Step 13: The Anvil Stump

I used a chainsaw to cut a small section from an old log.

I then used a router and a leveling jig to make the ends flat and parallel to one another. The process I used is covered in detail in another instructable I wrote: How to make log ends perfectly flat and parallel

Step 14: Add a Base Plate and Finish

A small base plate was made from a piece of scrap plywood which was screwed to the bottom of the log.

This allows the log to be clamped to my roll-out worktable (see step 18 in that instructable).

The log and base plate were finished with boiled linseed oil by simply rubbing it on liberally with a rag, letting it soak for a few minutes, and then wiping off the excess.

Step 15: Add Handles

I added two handles made from an old leather belt.

The leather pieces were fastened in place with 2 inch long 5/16" diameter lag screws, screwed into pre-drilled holes.

Step 16: Fasten Anvil

The anvil was fastened to the top of the log with the same size lag screws as were used for the handles.

These screws were fastened into pre-drilled 3/16" holes that were made at an angle to match the profile of the anvil's base (see last photo).

Step 17: Done!

This was a fun project and I learned a lot along the way.

If you're interested, check out my instructable that covers the first piece of jewelry I made on my new anvil. Here's a link: Gripping Hand Ring (from a fork)

Thanks for taking a look!

<p>You continue to be an inspiration to get off my butt and into the shop. I've got about a hundred pound section of rail I inherited from my grandfather (who no doubt had some intention of using it as an anvil) that's begging for a flattening and a horn.</p><p>Well done as always!</p>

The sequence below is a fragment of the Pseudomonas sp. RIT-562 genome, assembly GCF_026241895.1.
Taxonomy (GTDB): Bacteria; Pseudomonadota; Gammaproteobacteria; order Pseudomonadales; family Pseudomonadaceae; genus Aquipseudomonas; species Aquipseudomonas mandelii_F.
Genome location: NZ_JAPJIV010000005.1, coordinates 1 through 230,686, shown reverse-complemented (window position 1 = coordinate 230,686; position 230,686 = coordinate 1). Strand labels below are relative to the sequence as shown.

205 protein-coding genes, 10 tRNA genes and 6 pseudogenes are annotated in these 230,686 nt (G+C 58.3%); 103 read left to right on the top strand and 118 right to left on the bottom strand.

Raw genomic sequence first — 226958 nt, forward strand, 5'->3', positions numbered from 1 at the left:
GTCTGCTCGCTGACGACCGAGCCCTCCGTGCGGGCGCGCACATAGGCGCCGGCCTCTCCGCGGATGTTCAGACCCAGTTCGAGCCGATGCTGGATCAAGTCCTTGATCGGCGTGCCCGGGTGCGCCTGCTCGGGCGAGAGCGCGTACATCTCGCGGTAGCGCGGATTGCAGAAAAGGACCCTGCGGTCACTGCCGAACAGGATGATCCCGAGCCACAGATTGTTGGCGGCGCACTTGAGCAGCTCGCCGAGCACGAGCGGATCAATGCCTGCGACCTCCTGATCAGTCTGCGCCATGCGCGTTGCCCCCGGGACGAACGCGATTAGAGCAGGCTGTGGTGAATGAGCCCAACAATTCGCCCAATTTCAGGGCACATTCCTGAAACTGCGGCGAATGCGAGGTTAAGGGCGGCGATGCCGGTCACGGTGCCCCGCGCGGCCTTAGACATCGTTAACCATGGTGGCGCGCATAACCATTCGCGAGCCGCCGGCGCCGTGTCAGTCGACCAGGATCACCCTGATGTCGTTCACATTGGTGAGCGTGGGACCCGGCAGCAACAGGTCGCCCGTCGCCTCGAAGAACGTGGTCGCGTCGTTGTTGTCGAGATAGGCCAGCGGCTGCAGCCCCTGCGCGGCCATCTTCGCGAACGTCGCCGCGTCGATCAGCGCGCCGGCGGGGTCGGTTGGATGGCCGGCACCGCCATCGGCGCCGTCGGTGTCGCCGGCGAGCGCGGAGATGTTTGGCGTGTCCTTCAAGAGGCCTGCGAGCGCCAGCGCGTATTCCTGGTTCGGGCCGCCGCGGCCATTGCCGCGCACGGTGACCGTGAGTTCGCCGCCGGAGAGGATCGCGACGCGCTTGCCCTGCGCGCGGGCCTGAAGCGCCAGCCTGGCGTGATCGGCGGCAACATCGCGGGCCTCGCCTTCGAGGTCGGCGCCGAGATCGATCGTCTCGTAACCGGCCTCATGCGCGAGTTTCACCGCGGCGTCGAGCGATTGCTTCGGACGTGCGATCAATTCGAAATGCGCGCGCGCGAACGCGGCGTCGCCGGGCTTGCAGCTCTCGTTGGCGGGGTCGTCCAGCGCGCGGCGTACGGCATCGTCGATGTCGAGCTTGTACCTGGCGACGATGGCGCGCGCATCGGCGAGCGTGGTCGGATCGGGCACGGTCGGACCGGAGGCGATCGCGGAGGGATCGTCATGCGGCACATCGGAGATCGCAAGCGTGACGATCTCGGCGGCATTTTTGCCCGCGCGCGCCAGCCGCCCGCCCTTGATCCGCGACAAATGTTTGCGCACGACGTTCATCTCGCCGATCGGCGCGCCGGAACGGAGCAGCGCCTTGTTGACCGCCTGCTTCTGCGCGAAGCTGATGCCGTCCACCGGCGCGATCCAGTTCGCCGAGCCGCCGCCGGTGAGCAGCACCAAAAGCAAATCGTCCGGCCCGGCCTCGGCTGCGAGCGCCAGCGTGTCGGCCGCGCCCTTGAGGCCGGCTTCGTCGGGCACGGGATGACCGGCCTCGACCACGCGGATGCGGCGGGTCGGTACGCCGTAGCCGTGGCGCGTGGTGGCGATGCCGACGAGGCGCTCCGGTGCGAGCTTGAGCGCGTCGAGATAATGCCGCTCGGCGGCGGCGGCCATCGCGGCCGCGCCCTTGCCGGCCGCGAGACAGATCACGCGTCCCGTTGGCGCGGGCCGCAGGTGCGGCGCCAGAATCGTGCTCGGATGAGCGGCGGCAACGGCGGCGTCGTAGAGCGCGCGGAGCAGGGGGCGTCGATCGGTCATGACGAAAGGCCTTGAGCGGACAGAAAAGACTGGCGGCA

<p>My late uncle bill made one of these back in the early 70's. He used it for decades in his shop to make/fix all kinds of things he need on his ranch until he was to weak from disease to work in there any more. I wish i could have gotten it but one of the blood sucking closer relatives sold all his tools after he passed away. </p>
<p>Thanks man!</p>
<p>Wow, when I got to the photo in step 7, I was blown away. To shape steel like that by hand is just plain impressive. I bought a 5' length of 4x4 steel I-Beam that was all rusty. I used a knot wire cup brush and some of those sanding disks to just remove surface rust so I could paint it and keep it from rusting again. So I know just how much effort this took. Well done!</p>
<p>An articulate and well laid out Instructable. You did a very nice job, this is a tool to be proud of. Thank you for sharing. </p>
<p>Good night, Irene! that's a great looking anvil and all from a flipping piece of track. Impressive.</p>